Doctor’s column: Which diet is most healthful for you?
ABOUT THIS COLUMN
Greg Feinsinger of Carbondale, who retired in February from Glenwood Medical Associates after 41 years as a family physician, is writing a 10-week series.
Diabetes and prediabetes
What causes heart attacks
How to prevent heart attacks
There’s lots of conflicting information out there about nutrition, but the science is very clear: The most healthful diet is a plant-based, whole (unprocessed) food, low-fat diet with avoidance of simple carbs such as sugar.
During the Korean war, autopsies on young American men who were killed revealed that the majority of them had significant atherosclerosis (hardening of the arteries, which is what causes heart attacks and strokes), whereas the Korean soldiers had none. The same thing was found during the Vietnam war. The difference was not genetic, because Korean and Vietnamese Americans have the same health problems the rest of us have.
So it was determined that it was differences in diet, with Americans eating an animal-based and the Asians a plant-based diet. In German-occupied Norway during World War II, the Germans kept all the meat and diary for themselves, and the rate of heart disease among Norwegians plummeted. But it rose again after the war ended and Norwegians started eating meat and diary again.
More than two decades ago, cardiologist Dean Ornish proved that coronary artery disease could be reversed by a plant-based, whole-foods, low-fat diet. Most M.D.s get little training in nutrition in medical school and most cardiologists aren’t interested in prevention, but Dr. Ornish was an exception.
Then, T. Colin Campbell, Ph.D., at Cornell, was studying cancer cells in his lab and found that adding animal proteins to them made them grow faster, but adding plant proteins inhibited their growth. Later he was the lead scientist on the China Study, the biggest population study ever done, and found that the people in China who were too poor to afford animal proteins weren’t overweight; didn’t have hypertension or high cholesterol or Type 2 diabetes; didn’t have heart attacks or strokes; had very little cancer of the breast, colon and prostate; had fewer inflammatory diseases such as rheumatoid arthritis; had a low incidence of autoimmune diseases such as M.S.; didn’t have osteoporosis or kidney stones; and had a much lower rate of dementia, including Alzheimer’s.
Then Caldwell Esselstyn, who was a general surgeon at the Cleveland Clinic several years ago, was operating on young women who came in with breast cancer, and back then the surgery was the very disfiguring radical mastectomy. He decided there must be a way to prevent breast cancer and found through his own research that woman on a plant-based, whole-foods, low-fat diet didn’t get this disease. He then proved once again that this diet reversed heart disease.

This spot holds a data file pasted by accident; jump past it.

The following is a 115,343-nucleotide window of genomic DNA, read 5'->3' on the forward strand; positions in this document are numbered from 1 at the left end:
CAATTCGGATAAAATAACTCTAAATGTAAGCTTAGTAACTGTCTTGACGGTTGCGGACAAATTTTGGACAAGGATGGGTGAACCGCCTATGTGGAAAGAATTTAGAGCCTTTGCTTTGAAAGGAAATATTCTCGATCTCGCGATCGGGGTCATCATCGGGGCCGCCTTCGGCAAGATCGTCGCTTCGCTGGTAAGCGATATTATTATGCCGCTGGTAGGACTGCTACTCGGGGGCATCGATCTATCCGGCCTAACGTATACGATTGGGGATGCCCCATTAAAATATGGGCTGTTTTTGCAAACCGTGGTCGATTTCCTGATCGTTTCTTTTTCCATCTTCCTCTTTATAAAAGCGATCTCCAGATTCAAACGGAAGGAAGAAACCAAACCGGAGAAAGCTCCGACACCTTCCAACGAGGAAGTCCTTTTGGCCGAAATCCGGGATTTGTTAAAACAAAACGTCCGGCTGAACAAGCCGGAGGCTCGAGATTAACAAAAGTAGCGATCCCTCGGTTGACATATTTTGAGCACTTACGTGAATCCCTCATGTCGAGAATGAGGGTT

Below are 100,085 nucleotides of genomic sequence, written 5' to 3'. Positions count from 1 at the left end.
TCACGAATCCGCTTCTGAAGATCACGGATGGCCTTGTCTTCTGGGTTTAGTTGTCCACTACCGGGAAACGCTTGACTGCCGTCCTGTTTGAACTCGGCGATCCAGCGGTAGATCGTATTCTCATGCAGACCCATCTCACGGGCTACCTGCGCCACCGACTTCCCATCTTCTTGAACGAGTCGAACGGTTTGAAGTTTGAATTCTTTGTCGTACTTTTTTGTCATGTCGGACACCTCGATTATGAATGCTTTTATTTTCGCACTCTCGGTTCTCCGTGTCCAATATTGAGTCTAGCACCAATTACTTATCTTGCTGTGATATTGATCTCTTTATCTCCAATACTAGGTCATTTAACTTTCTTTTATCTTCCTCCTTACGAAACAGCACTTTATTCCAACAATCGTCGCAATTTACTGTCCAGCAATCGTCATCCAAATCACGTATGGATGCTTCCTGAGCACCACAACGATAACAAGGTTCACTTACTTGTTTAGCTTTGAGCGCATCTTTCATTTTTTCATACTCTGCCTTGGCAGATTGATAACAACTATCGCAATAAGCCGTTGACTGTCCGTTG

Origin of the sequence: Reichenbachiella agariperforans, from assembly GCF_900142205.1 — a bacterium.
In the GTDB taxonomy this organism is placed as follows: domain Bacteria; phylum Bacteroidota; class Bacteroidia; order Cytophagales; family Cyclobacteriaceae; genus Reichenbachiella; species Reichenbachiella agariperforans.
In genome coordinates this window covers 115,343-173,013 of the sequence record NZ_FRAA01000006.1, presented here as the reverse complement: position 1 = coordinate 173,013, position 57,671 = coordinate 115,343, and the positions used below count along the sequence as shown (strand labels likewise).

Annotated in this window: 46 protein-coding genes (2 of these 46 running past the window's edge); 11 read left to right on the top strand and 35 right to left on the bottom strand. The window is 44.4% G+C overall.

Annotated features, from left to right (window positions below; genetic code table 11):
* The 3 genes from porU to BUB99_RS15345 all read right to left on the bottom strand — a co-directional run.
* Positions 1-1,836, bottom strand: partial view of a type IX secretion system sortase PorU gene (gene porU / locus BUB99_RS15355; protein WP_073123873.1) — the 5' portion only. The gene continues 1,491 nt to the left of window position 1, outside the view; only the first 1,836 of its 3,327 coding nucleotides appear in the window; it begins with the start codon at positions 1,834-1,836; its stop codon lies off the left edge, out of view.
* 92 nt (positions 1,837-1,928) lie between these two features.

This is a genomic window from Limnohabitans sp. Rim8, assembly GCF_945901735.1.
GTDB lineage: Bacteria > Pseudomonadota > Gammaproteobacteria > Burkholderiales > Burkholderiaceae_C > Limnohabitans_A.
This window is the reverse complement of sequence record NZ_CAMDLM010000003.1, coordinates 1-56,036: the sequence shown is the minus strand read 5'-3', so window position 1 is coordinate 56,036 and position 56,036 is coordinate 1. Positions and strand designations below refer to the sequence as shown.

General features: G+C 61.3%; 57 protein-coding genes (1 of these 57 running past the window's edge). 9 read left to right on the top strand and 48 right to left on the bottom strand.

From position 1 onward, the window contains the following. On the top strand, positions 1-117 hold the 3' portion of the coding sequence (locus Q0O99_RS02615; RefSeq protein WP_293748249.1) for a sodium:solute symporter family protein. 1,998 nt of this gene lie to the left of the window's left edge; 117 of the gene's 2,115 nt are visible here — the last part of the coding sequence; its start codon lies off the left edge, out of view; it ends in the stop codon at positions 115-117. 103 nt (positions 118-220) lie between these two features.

Part of this diet is what you don’t eat: meat including chicken, seafood, dairy and eggs, oils including olive oil, and refined carbs such as sugar. But even more important is what you do eat: a variety of vegetables every day, including legumes such as beans and lentils, fruit and berries (but not fruit juices or smoothies — chewing is important in releasing nutrients from food), and whole (unprocessed) grains.
Plants have millions of antioxidants, micronutrients and cancer-preventing substances that animal products lack. Whereas an animal-based diet is acidic and causes inflammation, a plant-based diet is alkaline and anti-inflammatory, which is important in disease prevention because inflammation plays a role in many diseases, including cardiovascular disease. The latest scientific information that supports eating a plant-based diet is that the bacterial flora in our gut influences our health in many ways, and while people on an animal-based diet have disease-promoting bacterial flora, plant-based eaters have health-promoting bacteria.
It makes sense that a plant-based diet is the healthiest because that’s genetically what we’re meant to eat. The human genome was developed during a 4½ million-year period of time, when people were hunter gatherers, but they were gatherers for a long time before they were hunters. Also, the jaw and GI structure of humans is that of herbivores rather than carnivores (sorry Paleo fans).
Currently the Paleo Diet is popular, but other than getting the part right about processed food and simple carbs being bad, there is no scientific evidence to support it (see nutritionfacts.org for example). The Mediterranean Diet is currently being touted by the medical establishment as a healthy diet, and it certainly is healthier than the S.A.D. (Standard American Diet), but people on it are still dying from heart attacks and strokes, whereas people on a plant-based, whole-foods, low-fat diet aren’t.
Next week we will discuss why it is taking so long for this information to get out to medical providers and the public (follow the money). If you want to find out about local support for getting on the most healthful diet, contact Ardis Hoffman at 303-305-9664 or firstname.lastname@example.org.
Dr. Feinsinger is a retired family physician who is available for free consultations about heart attack prevention, plant based nutrition, and other health issues. Call 379-5718 for an appointment.
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